2009 - U.S. President George Bush (II) designated parts of three Pacific island chains as national monuments to protect them from oil and gas extraction and commercial fishing. The areas total some 195,274 square miles and include the Mariana Trench as well as waters and coral surrounding three islands in the Northern Mariana Islands, Rose Atoll in American Samoa and seven islands along the equator in the central Pacific Ocean.

    2010 - Gilbert Arenas, a Washington DC Wizards basketball guard, was suspended indefinitely without pay by National Basketball Association commissioner David Stern for carrying guns into the Wizards’ locker room. With each game he missed, lost some $147,200. In late 2010, Arenas was traded away from the Wizards to the Orlando Magic.

    2010 - Baltimore Mayor Sheila Dixon resigned as part of a deal with prosecutors following allegations that she stole gift cards that had been donated to the poor.

    Birthdays January 6

    1412 - Joan of Arc (Jeanne D’Arc)
    Maid of Orleans: French heroine: liberated the city of Orleans from the English; burned at the stake as a witch May 30, 1431; Roman Catholic saint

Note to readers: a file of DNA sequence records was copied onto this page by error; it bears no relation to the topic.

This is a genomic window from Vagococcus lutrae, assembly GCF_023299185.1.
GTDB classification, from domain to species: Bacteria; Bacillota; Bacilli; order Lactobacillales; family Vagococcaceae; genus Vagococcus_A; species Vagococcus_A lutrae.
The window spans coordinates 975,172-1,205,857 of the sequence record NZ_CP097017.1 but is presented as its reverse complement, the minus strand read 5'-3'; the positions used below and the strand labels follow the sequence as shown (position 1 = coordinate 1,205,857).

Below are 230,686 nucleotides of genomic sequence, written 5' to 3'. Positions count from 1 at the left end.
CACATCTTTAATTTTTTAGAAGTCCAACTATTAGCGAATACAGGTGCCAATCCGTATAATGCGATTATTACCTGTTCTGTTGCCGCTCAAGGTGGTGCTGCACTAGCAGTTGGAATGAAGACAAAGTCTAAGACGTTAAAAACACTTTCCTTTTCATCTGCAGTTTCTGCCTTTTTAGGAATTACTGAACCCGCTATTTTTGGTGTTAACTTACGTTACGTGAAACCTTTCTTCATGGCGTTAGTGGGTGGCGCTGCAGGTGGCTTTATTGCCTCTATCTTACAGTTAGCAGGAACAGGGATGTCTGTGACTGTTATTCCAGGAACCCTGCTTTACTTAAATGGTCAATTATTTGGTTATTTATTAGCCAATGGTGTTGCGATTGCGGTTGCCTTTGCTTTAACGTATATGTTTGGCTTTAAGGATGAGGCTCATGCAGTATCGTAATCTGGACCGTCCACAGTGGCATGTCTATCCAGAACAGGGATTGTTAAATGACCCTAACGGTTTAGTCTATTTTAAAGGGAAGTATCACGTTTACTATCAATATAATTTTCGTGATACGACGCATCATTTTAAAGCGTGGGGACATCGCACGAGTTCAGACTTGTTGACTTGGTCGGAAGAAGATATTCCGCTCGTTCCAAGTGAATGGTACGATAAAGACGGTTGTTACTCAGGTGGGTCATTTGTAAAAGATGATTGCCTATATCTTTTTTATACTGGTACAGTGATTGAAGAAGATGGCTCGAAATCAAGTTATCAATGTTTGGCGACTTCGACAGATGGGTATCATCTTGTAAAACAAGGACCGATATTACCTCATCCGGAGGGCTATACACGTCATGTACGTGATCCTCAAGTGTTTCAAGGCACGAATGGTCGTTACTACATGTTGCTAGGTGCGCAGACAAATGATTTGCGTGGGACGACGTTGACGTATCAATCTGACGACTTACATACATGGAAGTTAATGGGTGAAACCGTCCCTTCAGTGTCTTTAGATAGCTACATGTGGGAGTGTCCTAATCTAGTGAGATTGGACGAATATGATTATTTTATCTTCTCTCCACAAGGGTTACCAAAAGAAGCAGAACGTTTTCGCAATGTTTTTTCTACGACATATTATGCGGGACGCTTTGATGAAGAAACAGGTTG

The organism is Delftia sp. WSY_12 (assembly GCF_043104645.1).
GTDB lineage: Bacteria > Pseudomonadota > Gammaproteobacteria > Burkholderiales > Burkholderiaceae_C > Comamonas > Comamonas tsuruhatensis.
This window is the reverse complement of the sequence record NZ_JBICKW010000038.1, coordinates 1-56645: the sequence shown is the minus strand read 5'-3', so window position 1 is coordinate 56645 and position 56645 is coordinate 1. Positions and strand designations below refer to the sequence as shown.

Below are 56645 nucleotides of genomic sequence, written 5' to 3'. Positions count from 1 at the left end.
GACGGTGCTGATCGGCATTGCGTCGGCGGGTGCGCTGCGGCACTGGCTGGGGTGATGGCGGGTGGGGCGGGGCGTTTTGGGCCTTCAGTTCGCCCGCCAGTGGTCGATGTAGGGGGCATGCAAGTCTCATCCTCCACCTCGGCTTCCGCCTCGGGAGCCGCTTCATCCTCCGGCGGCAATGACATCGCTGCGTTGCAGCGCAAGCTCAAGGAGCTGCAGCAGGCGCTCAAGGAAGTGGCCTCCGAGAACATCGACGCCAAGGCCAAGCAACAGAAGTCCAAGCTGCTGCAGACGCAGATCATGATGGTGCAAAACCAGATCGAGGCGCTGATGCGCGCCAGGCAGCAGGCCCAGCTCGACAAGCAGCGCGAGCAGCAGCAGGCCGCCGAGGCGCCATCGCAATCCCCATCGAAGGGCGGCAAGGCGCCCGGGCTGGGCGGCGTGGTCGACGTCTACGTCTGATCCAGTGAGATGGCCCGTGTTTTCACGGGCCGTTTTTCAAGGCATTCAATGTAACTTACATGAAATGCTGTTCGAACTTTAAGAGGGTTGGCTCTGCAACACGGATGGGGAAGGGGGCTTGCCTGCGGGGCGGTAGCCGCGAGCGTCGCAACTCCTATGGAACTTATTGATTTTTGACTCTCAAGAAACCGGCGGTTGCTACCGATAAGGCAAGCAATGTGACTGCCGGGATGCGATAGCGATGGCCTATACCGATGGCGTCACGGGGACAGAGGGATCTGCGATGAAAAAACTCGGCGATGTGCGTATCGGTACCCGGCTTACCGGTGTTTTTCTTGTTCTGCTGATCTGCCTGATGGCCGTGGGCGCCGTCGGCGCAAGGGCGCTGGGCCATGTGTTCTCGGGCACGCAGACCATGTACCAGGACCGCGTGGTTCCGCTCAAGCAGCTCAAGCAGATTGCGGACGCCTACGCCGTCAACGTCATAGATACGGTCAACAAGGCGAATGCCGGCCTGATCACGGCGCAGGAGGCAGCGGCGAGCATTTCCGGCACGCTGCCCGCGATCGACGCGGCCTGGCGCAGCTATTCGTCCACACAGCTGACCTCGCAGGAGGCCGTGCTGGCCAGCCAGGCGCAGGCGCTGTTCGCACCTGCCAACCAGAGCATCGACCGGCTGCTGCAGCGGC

1799 - Jedediah Smith
    explorer: helped to create Oregon Trail; 1st American to reach California by land, 1st to travel Pacific Coast from San Diego to Canada by land; killed by Comanche warriors in the spring of 1831 while looking for water on the Santa Fe Trail

    1878 - Carl Sandburg
    author: Abraham Lincoln; poet: Chicago, Grass, The People, Yes; folk balladeer: The American Songbag; died July 22, 1967

    1880 - Tom (Thomas Hezikiah) Mix
    actor: Ranch Life in the Great Southwest, On the Little Big Horn or Custer’s Last Stand, A Prisoner of Cabanas, Sagebrush Tom, The Chef at Circle G, Going West to Make Good, Rough-Riding Romance, Tom Mix in Arabia, Rustler’s Roundup, The Miracle Rider; over 300 films; died Oct 12, 1940; [see Silent Cowboy Day - above]

    1901 - Patrick Aherne
    actor: The Court Jester, Superman in Scotland Yard, Botany Bay, Lorna Doone, The Challenge, Warn That Man, Trouble Ahead; died Sep 30, 1970

    1903 - Francis L. Sullivan
    Tony-Award-winning actor: Witness for the Prosecution [1955]; The Return of Bulldog Drummond, Dinner at the Ritz, The Gables Mystery, ‘Pimpernel’ Smith, Behave Yourself!, Hell’s Island; played same role two film versions of the same novel: Jaggers in Charles ****ens’s Great Expectations [1934 and 1946]; died Nov 19, 1956

    1911 - Joey Adams (Joe Abromowitz)
    comedian: “He’s the kind of doctor who feels your purse -- watch it!” “A bore never opens his mouth unless he has nothing to say.”; died Dec 2, 1999